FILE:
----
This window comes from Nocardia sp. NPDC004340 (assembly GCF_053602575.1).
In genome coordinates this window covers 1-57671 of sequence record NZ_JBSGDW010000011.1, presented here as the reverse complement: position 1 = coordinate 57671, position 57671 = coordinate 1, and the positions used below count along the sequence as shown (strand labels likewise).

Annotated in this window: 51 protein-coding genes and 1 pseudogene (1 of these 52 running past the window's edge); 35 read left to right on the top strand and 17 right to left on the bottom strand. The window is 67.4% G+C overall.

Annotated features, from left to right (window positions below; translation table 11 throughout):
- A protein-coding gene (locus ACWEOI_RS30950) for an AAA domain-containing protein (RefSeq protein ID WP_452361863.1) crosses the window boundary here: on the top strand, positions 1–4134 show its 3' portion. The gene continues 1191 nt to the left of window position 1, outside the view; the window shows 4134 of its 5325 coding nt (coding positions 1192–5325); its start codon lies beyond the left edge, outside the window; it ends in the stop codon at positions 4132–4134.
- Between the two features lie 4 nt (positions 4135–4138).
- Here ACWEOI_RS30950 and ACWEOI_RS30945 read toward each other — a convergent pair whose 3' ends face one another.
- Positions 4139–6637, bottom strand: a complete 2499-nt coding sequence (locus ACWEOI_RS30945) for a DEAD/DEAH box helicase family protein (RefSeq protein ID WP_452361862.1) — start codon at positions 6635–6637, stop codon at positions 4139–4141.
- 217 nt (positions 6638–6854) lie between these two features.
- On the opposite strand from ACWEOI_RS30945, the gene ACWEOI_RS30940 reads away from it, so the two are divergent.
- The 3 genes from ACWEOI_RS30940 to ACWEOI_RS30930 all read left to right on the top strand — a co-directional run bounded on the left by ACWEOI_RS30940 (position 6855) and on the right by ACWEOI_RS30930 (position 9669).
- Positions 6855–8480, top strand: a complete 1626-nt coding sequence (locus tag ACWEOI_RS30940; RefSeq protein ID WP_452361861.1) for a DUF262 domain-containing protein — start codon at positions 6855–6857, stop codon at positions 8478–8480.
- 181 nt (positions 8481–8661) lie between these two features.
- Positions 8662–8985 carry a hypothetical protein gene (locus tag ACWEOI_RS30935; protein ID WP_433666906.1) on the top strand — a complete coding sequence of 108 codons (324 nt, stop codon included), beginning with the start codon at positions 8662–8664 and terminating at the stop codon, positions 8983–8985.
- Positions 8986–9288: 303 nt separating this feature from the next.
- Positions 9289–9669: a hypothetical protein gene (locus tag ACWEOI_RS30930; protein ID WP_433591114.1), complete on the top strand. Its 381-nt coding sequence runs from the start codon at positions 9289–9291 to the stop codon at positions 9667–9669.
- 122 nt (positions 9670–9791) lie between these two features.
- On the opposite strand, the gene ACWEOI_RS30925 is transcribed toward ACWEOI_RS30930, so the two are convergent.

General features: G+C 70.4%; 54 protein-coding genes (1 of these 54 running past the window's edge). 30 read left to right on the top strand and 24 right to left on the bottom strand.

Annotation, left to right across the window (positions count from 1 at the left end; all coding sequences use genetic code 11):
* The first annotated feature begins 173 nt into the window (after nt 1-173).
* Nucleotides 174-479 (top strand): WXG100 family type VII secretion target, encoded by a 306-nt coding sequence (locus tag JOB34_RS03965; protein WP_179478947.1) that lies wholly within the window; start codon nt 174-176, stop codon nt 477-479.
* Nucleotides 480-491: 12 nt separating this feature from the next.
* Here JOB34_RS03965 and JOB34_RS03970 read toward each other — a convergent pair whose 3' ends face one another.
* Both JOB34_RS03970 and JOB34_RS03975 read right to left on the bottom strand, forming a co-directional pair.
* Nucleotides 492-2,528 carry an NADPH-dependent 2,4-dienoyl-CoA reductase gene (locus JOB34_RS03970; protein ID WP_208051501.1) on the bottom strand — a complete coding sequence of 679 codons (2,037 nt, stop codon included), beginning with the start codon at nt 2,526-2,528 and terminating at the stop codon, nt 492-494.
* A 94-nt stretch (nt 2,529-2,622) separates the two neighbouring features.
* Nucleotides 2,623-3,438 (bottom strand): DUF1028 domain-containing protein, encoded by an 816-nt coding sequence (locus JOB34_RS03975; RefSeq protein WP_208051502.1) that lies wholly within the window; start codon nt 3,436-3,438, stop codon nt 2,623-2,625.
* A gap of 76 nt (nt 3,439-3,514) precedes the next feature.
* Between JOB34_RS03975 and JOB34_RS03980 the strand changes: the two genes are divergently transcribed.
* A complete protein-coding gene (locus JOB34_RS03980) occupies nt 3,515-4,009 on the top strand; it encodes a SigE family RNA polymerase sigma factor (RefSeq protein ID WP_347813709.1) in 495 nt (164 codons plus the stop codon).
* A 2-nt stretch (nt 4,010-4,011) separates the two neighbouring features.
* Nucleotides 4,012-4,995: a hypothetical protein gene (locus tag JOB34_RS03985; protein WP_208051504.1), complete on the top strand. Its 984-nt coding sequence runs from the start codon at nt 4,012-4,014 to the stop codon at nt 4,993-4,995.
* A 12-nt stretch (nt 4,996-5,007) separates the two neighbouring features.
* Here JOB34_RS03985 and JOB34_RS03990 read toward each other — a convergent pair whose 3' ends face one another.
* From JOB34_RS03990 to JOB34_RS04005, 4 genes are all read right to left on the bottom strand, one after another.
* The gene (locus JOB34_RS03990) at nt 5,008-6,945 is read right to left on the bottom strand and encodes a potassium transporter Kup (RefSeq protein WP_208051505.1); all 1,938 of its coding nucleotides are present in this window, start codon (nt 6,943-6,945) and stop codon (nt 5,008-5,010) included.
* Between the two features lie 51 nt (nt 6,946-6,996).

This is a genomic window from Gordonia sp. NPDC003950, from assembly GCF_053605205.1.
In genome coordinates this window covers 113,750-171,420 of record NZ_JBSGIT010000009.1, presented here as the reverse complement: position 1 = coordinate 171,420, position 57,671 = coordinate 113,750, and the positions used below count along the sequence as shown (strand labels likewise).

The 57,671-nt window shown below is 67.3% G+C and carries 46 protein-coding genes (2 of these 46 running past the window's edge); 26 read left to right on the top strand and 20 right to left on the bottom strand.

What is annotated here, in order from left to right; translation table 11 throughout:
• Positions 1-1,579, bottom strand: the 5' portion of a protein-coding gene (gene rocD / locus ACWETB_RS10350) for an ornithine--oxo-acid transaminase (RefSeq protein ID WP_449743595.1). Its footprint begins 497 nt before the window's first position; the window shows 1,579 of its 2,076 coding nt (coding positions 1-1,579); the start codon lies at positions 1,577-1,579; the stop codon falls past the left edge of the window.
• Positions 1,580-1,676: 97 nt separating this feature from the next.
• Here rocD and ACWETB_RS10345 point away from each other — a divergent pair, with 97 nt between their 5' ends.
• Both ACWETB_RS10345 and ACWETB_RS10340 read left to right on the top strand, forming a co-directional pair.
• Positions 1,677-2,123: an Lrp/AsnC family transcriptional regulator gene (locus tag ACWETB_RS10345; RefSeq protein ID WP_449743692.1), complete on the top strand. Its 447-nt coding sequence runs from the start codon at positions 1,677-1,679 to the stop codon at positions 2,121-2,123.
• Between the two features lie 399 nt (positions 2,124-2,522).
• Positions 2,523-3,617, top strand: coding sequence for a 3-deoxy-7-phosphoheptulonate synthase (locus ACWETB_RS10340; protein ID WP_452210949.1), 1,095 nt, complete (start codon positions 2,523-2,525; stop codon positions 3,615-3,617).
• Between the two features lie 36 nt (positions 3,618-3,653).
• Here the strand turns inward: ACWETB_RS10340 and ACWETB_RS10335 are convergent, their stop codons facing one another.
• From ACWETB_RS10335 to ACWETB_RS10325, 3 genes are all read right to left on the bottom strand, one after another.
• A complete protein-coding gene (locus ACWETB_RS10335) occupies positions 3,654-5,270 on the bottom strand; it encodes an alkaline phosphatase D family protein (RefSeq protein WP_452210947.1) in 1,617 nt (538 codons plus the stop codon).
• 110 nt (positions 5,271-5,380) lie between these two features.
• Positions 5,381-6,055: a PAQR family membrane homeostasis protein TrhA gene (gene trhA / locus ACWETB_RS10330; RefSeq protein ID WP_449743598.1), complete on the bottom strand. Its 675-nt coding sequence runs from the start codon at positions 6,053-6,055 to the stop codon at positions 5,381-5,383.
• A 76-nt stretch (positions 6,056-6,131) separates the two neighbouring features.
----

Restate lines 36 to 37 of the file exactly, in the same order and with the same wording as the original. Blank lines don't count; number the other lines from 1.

* From JOB34_RS03990 to JOB34_RS04005, 4 genes are all read right to left on the bottom strand, one after another.
* The gene (locus JOB34_RS03990) at nt 5,008-6,945 is read right to left on the bottom strand and encodes a potassium transporter Kup (RefSeq protein WP_208051505.1); all 1,938 of its coding nucleotides are present in this window, start codon (nt 6,943-6,945) and stop codon (nt 5,008-5,010) included.